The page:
John Lewis could lose 19 stores to Covid crisis
Economy suffers pandemic fallout as major firms slash 12,000 jobs in two days in scramble to save money
JOHN LEWIS has warned staff to brace for mass redundancies as the department store chain yesterday joined a slew of major companies cutting thousands of jobs in a scramble to slash costs after lockdown.
The besieged retailer is to permanently close up to 19 stores and axe one of its main offices and has told staff they will lose their annual bonus. It has set out a timetable to reopen 32 of its 51 shops, but chairman Dame Sharon White told staff it was highly unlikely all the closed stores will return.
The warning comes as upmarket department store Harrods said it will cut nearly 700 jobs – about 14pc of its 4,800-strong workforce. Sir Philip Green’s retail empire Arcadia is also shedding 500 roles from its 2,500-strong head office workforce.
With cuts announced at firms including Airbus, consultant Accenture and shirtmaker TM Lewin, 12,000 job losses have been unveiled in the past 48 hours.
In a letter to John Lewis workers, Dame Sharon said: “The difficult reality is that we have too much store space for the way people want to shop now. Regrettably, it is likely that there will be implications for some partners’ jobs.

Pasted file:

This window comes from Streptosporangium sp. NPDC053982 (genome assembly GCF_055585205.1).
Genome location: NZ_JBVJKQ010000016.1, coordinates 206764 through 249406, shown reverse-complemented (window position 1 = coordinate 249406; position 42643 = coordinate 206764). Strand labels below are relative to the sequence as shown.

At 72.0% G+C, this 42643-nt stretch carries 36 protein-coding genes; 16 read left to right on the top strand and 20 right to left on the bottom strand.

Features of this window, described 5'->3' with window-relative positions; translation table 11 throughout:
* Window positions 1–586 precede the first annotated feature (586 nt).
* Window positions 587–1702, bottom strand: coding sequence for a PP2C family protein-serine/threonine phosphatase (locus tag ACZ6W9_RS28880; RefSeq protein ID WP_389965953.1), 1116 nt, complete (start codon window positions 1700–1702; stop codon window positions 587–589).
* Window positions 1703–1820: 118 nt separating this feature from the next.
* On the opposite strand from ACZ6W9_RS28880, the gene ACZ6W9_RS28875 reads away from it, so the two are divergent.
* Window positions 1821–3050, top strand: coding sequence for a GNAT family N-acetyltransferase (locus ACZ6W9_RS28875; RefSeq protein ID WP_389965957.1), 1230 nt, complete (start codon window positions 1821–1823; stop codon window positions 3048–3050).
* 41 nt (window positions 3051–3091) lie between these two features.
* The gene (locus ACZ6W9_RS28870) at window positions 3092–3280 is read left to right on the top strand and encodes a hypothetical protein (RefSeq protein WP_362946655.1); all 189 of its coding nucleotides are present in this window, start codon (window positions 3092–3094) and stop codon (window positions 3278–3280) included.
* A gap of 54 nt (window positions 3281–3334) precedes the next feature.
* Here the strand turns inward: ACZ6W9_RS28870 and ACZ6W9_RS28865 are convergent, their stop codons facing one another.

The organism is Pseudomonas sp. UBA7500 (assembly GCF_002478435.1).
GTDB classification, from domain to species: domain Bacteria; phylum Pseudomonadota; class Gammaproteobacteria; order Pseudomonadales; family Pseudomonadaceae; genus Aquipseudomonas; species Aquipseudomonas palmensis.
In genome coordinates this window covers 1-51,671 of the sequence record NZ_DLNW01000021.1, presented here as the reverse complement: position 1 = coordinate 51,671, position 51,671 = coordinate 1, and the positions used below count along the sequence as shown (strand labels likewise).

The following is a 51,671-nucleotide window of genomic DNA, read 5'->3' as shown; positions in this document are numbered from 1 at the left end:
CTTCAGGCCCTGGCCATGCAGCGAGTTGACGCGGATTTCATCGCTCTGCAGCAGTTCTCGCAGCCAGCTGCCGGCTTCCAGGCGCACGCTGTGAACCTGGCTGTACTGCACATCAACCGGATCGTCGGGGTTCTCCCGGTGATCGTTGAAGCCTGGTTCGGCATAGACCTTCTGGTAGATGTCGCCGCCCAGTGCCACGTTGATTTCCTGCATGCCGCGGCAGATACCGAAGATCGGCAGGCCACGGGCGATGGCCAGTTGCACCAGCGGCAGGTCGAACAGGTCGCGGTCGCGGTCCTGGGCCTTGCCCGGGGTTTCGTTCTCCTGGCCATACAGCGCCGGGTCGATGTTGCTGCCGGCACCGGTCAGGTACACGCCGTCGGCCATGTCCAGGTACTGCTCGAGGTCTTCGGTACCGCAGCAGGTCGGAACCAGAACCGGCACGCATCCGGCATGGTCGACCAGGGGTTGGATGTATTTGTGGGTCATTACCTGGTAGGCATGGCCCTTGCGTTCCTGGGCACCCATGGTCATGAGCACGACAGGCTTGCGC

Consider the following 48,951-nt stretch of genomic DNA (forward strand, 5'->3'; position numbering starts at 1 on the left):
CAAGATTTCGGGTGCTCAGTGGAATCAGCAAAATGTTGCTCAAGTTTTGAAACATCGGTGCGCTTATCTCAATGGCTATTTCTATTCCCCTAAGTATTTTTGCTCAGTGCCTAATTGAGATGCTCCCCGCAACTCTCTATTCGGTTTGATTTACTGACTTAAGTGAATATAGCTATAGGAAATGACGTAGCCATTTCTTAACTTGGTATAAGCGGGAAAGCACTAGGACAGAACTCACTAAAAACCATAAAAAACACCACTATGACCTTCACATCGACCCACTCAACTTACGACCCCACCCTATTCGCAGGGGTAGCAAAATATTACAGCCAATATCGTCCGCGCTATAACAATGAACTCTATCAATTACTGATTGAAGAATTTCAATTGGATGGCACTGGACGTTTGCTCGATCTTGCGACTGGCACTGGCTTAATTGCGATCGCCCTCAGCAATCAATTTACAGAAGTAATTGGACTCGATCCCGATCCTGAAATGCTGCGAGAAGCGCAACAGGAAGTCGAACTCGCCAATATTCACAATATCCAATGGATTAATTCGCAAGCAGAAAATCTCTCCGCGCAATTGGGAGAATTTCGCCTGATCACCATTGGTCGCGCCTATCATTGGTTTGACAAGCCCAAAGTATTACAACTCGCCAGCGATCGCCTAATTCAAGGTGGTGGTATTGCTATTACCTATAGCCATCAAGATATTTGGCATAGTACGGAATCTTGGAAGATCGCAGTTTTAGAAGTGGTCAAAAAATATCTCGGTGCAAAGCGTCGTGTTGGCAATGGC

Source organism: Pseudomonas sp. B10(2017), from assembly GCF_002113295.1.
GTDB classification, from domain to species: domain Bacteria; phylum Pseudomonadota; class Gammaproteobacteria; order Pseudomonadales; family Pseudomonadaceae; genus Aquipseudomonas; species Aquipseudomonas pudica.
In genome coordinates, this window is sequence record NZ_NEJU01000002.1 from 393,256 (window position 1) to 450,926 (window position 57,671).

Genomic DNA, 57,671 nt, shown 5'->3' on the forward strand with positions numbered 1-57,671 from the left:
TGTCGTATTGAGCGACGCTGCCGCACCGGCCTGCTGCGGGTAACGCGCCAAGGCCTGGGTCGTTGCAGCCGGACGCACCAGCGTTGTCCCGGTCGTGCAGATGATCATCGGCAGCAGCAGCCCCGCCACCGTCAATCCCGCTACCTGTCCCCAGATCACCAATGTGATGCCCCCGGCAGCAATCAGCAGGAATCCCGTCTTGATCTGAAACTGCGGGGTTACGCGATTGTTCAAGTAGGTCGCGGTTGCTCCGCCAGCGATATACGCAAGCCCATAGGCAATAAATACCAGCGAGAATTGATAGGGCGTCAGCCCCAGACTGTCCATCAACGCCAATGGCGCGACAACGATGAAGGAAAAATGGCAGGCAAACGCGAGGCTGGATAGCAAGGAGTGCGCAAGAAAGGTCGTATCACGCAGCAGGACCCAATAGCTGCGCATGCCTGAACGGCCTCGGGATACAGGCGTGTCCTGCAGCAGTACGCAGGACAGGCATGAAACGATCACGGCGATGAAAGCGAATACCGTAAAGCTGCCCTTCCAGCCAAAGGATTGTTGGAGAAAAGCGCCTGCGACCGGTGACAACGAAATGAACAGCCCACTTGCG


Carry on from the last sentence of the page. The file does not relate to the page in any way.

“We are in active discussions with landlords about ending some leases and renegotiating others to make the terms more flexible.”
One of the mutual’s two offices in London will also close, the Evening
Standard first reported. It was home to 450 staff before coronavirus struck.
Dame Sharon said: “We are rethinking our head office space to cement more flexible working that has become a feature of the crisis, and will be relinquishing Partnership House.”
The firm will retain the office next door, which usually accommodates 2,400 staff. John Lewis, which also owns Waitrose, is preparing to open 10 more sites on July 16, including its flagship shop in Oxford Street. It has yet to confirm if other stores, including Birmingham and White City, will reopen and said its employees will be the first to know what will happen by the middle of July.
Previously one of the most resilient names on the high street, the employee-owned company faces more trouble as coronavirus adds to the woes of a retail industry already ravaged by the rise of internet shopping.
Dame Sharon is also expected to abandon some of her predecessor Sir Charlie Mayfield’s plans, pending the results of a strategic review at the end of the month.